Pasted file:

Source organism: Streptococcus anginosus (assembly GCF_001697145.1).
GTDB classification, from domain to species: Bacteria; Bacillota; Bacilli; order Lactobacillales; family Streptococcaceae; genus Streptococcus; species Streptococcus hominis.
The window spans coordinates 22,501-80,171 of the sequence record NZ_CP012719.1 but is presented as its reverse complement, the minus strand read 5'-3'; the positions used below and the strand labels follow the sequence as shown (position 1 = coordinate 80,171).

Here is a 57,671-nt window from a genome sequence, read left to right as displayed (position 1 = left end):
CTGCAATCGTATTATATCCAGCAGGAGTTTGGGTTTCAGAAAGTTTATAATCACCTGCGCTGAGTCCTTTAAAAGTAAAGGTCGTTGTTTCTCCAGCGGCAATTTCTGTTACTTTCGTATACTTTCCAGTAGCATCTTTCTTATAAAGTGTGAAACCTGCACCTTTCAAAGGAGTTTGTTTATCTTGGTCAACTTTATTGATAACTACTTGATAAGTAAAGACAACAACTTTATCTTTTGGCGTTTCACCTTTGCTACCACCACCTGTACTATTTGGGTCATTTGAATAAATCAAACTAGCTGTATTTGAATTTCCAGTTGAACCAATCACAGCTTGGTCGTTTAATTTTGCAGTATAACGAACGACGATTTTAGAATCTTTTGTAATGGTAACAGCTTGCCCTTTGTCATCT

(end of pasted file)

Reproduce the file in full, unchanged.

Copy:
Source organism: Streptococcus anginosus (assembly GCF_001697145.1).
GTDB classification, from domain to species: Bacteria; Bacillota; Bacilli; order Lactobacillales; family Streptococcaceae; genus Streptococcus; species Streptococcus hominis.
The window spans coordinates 22,501-80,171 of the sequence record NZ_CP012719.1 but is presented as its reverse complement, the minus strand read 5'-3'; the positions used below and the strand labels follow the sequence as shown (position 1 = coordinate 80,171).

Here is a 57,671-nt window from a genome sequence, read left to right as displayed (position 1 = left end):
CTGCAATCGTATTATATCCAGCAGGAGTTTGGGTTTCAGAAAGTTTATAATCACCTGCGCTGAGTCCTTTAAAAGTAAAGGTCGTTGTTTCTCCAGCGGCAATTTCTGTTACTTTCGTATACTTTCCAGTAGCATCTTTCTTATAAAGTGTGAAACCTGCACCTTTCAAAGGAGTTTGTTTATCTTGGTCAACTTTATTGATAACTACTTGATAAGTAAAGACAACAACTTTATCTTTTGGCGTTTCACCTTTGCTACCACCACCTGTACTATTTGGGTCATTTGAATAAATCAAACTAGCTGTATTTGAATTTCCAGTTGAACCAATCACAGCTTGGTCGTTTAATTTTGCAGTATAACGAACGACGATTTTAGAATCTTTTGTAATGGTAACAGCTTGCCCTTTGTCATCT